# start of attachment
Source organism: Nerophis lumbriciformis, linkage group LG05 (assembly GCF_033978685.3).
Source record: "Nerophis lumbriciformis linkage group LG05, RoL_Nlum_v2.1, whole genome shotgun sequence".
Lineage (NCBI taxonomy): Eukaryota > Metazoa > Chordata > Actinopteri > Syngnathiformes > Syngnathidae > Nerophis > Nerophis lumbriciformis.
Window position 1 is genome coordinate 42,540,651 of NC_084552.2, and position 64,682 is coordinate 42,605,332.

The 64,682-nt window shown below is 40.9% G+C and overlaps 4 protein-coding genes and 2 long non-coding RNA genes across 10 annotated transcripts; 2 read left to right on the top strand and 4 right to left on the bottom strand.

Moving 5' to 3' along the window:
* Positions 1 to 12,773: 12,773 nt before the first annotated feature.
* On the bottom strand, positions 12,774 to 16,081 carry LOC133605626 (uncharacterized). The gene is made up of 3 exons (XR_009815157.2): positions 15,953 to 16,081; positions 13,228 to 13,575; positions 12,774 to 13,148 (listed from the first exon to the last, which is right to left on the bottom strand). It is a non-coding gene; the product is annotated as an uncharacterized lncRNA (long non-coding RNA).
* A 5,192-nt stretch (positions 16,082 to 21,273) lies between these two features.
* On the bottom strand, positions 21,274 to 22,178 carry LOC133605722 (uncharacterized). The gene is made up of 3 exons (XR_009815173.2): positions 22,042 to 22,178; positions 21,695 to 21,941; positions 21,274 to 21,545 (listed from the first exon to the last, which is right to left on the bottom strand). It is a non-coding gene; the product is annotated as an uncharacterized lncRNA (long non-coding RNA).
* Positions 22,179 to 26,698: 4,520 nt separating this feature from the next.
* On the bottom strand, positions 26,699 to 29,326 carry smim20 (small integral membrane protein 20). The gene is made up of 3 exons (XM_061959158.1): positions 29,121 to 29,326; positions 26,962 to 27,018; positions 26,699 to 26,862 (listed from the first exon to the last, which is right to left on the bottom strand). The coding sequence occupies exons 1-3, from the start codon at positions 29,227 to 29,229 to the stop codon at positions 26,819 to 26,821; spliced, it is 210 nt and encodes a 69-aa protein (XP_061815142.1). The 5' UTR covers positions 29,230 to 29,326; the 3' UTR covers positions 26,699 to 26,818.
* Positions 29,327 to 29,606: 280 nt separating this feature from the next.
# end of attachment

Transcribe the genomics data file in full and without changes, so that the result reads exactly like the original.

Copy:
Source organism: Nerophis lumbriciformis, linkage group LG05 (assembly GCF_033978685.3).
Source record: "Nerophis lumbriciformis linkage group LG05, RoL_Nlum_v2.1, whole genome shotgun sequence".
Lineage (NCBI taxonomy): Eukaryota > Metazoa > Chordata > Actinopteri > Syngnathiformes > Syngnathidae > Nerophis > Nerophis lumbriciformis.
Window position 1 is genome coordinate 42,540,651 of NC_084552.2, and position 64,682 is coordinate 42,605,332.

The 64,682-nt window shown below is 40.9% G+C and overlaps 4 protein-coding genes and 2 long non-coding RNA genes across 10 annotated transcripts; 2 read left to right on the top strand and 4 right to left on the bottom strand.

Moving 5' to 3' along the window:
* Positions 1 to 12,773: 12,773 nt before the first annotated feature.
* On the bottom strand, positions 12,774 to 16,081 carry LOC133605626 (uncharacterized). The gene is made up of 3 exons (XR_009815157.2): positions 15,953 to 16,081; positions 13,228 to 13,575; positions 12,774 to 13,148 (listed from the first exon to the last, which is right to left on the bottom strand). It is a non-coding gene; the product is annotated as an uncharacterized lncRNA (long non-coding RNA).
* A 5,192-nt stretch (positions 16,082 to 21,273) lies between these two features.
* On the bottom strand, positions 21,274 to 22,178 carry LOC133605722 (uncharacterized). The gene is made up of 3 exons (XR_009815173.2): positions 22,042 to 22,178; positions 21,695 to 21,941; positions 21,274 to 21,545 (listed from the first exon to the last, which is right to left on the bottom strand). It is a non-coding gene; the product is annotated as an uncharacterized lncRNA (long non-coding RNA).
* Positions 22,179 to 26,698: 4,520 nt separating this feature from the next.
* On the bottom strand, positions 26,699 to 29,326 carry smim20 (small integral membrane protein 20). The gene is made up of 3 exons (XM_061959158.1): positions 29,121 to 29,326; positions 26,962 to 27,018; positions 26,699 to 26,862 (listed from the first exon to the last, which is right to left on the bottom strand). The coding sequence occupies exons 1-3, from the start codon at positions 29,227 to 29,229 to the stop codon at positions 26,819 to 26,821; spliced, it is 210 nt and encodes a 69-aa protein (XP_061815142.1). The 5' UTR covers positions 29,230 to 29,326; the 3' UTR covers positions 26,699 to 26,818.
* Positions 29,327 to 29,606: 280 nt separating this feature from the next.